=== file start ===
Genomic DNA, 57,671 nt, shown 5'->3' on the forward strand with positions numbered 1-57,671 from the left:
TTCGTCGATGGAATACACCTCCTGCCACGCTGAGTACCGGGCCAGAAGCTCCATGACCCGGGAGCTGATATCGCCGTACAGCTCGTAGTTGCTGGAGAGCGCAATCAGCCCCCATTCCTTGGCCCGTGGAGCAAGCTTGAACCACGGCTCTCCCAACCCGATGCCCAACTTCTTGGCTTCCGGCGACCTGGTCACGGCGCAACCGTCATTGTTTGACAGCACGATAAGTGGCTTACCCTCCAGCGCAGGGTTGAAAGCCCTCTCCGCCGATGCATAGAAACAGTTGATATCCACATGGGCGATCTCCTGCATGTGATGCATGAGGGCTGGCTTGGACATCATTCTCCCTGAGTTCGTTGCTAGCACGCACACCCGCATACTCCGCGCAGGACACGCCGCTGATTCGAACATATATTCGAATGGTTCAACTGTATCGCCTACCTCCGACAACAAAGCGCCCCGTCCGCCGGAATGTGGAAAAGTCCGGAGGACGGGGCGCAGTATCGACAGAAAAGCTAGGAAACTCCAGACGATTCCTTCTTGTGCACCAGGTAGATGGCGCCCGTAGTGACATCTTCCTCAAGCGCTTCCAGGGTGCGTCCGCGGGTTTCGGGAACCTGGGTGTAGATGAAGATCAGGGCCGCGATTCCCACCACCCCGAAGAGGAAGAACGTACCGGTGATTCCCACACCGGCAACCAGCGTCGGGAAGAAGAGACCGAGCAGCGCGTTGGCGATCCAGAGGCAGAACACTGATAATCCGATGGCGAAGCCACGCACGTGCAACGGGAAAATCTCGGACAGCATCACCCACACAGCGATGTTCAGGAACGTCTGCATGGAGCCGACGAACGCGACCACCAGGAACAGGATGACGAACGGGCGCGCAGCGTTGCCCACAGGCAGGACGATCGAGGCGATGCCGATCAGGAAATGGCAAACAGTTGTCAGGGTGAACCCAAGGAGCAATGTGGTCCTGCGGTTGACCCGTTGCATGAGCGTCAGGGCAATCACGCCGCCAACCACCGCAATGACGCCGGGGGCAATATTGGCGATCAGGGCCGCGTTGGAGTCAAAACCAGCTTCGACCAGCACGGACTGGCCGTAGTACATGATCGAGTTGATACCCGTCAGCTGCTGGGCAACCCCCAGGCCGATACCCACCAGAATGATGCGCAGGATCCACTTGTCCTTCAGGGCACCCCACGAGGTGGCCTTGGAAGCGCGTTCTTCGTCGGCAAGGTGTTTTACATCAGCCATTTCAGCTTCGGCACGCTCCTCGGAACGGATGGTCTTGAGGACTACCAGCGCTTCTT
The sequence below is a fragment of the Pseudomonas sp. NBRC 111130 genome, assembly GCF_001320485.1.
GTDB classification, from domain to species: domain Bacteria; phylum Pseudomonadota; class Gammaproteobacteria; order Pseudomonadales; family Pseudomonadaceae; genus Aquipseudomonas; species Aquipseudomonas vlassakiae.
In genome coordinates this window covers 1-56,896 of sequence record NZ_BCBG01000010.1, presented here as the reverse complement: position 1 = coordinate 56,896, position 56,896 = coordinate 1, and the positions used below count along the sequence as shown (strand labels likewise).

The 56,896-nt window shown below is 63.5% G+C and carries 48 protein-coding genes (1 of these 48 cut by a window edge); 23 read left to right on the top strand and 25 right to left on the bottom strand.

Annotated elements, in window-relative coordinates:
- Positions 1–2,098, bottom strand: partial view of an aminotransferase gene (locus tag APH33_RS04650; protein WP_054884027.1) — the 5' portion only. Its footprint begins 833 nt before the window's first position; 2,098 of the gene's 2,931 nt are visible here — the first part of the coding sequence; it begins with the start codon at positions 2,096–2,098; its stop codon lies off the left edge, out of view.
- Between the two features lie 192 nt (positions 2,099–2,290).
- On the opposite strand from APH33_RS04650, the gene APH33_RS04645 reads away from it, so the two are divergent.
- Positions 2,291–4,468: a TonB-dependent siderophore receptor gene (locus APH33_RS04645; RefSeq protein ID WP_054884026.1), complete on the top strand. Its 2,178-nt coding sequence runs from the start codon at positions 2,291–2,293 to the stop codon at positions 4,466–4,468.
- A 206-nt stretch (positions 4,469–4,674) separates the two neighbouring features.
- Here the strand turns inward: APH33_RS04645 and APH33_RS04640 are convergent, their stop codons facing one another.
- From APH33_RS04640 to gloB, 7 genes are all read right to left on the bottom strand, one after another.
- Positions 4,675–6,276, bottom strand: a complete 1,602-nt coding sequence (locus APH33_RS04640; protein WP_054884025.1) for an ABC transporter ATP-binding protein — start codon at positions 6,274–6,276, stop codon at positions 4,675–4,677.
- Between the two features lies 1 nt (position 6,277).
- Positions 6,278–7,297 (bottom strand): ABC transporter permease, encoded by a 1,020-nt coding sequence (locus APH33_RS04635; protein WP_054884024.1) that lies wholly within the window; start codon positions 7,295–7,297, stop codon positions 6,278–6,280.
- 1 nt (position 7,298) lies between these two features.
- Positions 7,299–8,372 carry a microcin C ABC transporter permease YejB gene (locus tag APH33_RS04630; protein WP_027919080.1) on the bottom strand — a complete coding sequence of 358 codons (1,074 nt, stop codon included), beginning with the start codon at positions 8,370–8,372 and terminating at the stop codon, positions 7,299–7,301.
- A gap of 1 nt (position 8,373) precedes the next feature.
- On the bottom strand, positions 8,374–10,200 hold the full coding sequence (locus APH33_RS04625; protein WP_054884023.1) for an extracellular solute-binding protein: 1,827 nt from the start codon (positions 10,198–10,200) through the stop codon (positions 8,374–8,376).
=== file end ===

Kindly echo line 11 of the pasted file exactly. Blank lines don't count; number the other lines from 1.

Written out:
- Positions 2,291–4,468: a TonB-dependent siderophore receptor gene (locus APH33_RS04645; RefSeq protein ID WP_054884026.1), complete on the top strand. Its 2,178-nt coding sequence runs from the start codon at positions 2,291–2,293 to the stop codon at positions 4,466–4,468.